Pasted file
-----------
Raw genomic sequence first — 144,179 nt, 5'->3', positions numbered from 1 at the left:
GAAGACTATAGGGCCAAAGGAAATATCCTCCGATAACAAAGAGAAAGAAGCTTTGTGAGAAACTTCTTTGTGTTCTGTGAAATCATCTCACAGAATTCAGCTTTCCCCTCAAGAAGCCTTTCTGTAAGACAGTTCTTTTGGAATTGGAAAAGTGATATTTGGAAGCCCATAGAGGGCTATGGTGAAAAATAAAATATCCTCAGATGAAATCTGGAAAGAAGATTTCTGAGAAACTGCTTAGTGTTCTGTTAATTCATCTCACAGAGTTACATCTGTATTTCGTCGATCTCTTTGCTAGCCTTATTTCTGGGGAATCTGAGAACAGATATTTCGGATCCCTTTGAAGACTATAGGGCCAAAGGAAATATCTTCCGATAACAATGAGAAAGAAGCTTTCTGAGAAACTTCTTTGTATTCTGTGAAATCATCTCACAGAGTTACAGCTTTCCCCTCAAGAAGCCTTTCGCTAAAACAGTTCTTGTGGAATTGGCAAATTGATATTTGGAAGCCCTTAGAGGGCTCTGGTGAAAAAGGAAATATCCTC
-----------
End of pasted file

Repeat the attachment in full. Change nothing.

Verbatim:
Raw genomic sequence first — 144,179 nt, 5'->3', positions numbered from 1 at the left:
GAAGACTATAGGGCCAAAGGAAATATCCTCCGATAACAAAGAGAAAGAAGCTTTGTGAGAAACTTCTTTGTGTTCTGTGAAATCATCTCACAGAATTCAGCTTTCCCCTCAAGAAGCCTTTCTGTAAGACAGTTCTTTTGGAATTGGAAAAGTGATATTTGGAAGCCCATAGAGGGCTATGGTGAAAAATAAAATATCCTCAGATGAAATCTGGAAAGAAGATTTCTGAGAAACTGCTTAGTGTTCTGTTAATTCATCTCACAGAGTTACATCTGTATTTCGTCGATCTCTTTGCTAGCCTTATTTCTGGGGAATCTGAGAACAGATATTTCGGATCCCTTTGAAGACTATAGGGCCAAAGGAAATATCTTCCGATAACAATGAGAAAGAAGCTTTCTGAGAAACTTCTTTGTATTCTGTGAAATCATCTCACAGAGTTACAGCTTTCCCCTCAAGAAGCCTTTCGCTAAAACAGTTCTTGTGGAATTGGCAAATTGATATTTGGAAGCCCTTAGAGGGCTCTGGTGAAAAAGGAAATATCCTC